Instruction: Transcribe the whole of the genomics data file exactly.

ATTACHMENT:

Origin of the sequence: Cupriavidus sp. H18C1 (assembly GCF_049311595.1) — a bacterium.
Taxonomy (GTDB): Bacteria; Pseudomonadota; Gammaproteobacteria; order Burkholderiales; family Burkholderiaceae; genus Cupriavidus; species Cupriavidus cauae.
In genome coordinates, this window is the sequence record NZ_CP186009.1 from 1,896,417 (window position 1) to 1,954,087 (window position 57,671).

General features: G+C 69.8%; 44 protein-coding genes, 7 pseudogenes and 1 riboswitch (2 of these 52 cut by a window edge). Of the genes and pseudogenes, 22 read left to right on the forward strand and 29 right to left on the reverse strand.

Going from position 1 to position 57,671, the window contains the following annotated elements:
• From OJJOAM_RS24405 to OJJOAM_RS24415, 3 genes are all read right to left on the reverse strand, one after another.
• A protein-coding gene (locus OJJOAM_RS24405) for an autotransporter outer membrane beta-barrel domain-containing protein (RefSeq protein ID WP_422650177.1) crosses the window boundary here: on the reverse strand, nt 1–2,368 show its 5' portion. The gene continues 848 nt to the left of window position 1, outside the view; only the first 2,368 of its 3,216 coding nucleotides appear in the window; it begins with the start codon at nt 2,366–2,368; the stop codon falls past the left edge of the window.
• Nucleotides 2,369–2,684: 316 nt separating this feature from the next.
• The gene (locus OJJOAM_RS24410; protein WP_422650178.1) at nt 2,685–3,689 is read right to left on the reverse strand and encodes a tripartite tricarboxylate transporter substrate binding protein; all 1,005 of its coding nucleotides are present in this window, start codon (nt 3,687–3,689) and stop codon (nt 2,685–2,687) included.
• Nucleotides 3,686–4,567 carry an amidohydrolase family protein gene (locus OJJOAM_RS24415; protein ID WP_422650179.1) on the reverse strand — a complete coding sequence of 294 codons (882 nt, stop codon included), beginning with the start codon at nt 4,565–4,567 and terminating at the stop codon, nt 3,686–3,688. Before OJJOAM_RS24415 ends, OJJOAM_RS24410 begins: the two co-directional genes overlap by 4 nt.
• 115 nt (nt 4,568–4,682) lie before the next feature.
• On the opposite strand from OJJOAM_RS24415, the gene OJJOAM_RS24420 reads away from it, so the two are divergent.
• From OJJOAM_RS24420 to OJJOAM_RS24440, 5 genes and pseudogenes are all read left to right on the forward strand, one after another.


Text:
Origin of the sequence: Cupriavidus sp. H18C1 (assembly GCF_049311595.1) — a bacterium.
Taxonomy (GTDB): Bacteria; Pseudomonadota; Gammaproteobacteria; order Burkholderiales; family Burkholderiaceae; genus Cupriavidus; species Cupriavidus cauae.
In genome coordinates, this window is the sequence record NZ_CP186009.1 from 1,896,417 (window position 1) to 1,954,087 (window position 57,671).

General features: G+C 69.8%; 44 protein-coding genes, 7 pseudogenes and 1 riboswitch (2 of these 52 cut by a window edge). Of the genes and pseudogenes, 22 read left to right on the forward strand and 29 right to left on the reverse strand.

Going from position 1 to position 57,671, the window contains the following annotated elements:
• From OJJOAM_RS24405 to OJJOAM_RS24415, 3 genes are all read right to left on the reverse strand, one after another.
• A protein-coding gene (locus OJJOAM_RS24405) for an autotransporter outer membrane beta-barrel domain-containing protein (RefSeq protein ID WP_422650177.1) crosses the window boundary here: on the reverse strand, nt 1–2,368 show its 5' portion. The gene continues 848 nt to the left of window position 1, outside the view; only the first 2,368 of its 3,216 coding nucleotides appear in the window; it begins with the start codon at nt 2,366–2,368; the stop codon falls past the left edge of the window.
• Nucleotides 2,369–2,684: 316 nt separating this feature from the next.
• The gene (locus OJJOAM_RS24410; protein WP_422650178.1) at nt 2,685–3,689 is read right to left on the reverse strand and encodes a tripartite tricarboxylate transporter substrate binding protein; all 1,005 of its coding nucleotides are present in this window, start codon (nt 3,687–3,689) and stop codon (nt 2,685–2,687) included.
• Nucleotides 3,686–4,567 carry an amidohydrolase family protein gene (locus OJJOAM_RS24415; protein ID WP_422650179.1) on the reverse strand — a complete coding sequence of 294 codons (882 nt, stop codon included), beginning with the start codon at nt 4,565–4,567 and terminating at the stop codon, nt 3,686–3,688. Before OJJOAM_RS24415 ends, OJJOAM_RS24410 begins: the two co-directional genes overlap by 4 nt.
• 115 nt (nt 4,568–4,682) lie before the next feature.
• On the opposite strand from OJJOAM_RS24415, the gene OJJOAM_RS24420 reads away from it, so the two are divergent.
• From OJJOAM_RS24420 to OJJOAM_RS24440, 5 genes and pseudogenes are all read left to right on the forward strand, one after another.